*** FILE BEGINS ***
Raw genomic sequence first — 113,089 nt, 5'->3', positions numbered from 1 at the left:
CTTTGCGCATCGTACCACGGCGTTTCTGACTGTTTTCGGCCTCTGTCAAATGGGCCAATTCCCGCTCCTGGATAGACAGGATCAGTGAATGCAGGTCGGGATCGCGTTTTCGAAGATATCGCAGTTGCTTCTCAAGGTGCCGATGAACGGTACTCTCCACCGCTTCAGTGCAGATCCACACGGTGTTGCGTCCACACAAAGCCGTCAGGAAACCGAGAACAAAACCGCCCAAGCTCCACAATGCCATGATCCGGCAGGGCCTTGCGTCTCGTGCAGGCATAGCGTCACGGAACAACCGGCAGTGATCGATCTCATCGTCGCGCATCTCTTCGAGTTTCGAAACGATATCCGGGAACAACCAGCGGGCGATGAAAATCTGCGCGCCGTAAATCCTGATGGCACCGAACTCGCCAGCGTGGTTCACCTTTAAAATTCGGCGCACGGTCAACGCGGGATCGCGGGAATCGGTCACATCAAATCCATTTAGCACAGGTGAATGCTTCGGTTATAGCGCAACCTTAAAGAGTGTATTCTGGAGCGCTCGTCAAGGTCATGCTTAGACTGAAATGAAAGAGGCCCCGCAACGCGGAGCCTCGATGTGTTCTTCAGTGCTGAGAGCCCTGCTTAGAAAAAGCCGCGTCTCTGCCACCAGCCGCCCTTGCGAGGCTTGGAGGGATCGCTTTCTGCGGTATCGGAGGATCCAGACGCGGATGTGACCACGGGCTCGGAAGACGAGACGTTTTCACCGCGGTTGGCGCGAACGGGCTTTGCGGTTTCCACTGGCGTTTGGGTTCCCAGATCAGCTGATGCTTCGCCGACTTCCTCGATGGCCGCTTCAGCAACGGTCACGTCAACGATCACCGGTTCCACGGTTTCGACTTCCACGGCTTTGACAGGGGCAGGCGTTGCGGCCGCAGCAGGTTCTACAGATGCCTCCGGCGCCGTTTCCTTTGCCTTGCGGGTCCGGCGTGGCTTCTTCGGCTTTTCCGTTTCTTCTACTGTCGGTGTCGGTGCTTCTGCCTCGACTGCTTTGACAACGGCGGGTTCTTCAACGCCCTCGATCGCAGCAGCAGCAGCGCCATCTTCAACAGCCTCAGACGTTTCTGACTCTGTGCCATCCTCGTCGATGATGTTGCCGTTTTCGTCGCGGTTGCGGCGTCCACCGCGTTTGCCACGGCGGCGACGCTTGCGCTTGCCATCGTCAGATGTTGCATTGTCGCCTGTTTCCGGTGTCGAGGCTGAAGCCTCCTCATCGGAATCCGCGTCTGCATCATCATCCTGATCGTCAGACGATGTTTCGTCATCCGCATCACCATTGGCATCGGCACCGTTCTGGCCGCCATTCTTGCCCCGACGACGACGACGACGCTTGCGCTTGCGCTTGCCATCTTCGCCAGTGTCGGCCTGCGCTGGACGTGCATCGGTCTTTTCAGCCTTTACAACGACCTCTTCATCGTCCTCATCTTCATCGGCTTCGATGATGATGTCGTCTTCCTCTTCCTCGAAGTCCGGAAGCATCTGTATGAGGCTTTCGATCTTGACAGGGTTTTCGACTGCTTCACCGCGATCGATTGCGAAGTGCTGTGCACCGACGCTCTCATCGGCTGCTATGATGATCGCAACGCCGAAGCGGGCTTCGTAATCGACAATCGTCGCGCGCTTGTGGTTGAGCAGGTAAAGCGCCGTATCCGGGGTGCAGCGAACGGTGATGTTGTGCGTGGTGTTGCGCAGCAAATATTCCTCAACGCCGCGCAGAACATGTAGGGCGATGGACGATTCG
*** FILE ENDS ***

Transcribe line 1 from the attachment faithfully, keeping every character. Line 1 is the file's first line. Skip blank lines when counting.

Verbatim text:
Raw genomic sequence first — 113,089 nt, 5'->3', positions numbered from 1 at the left: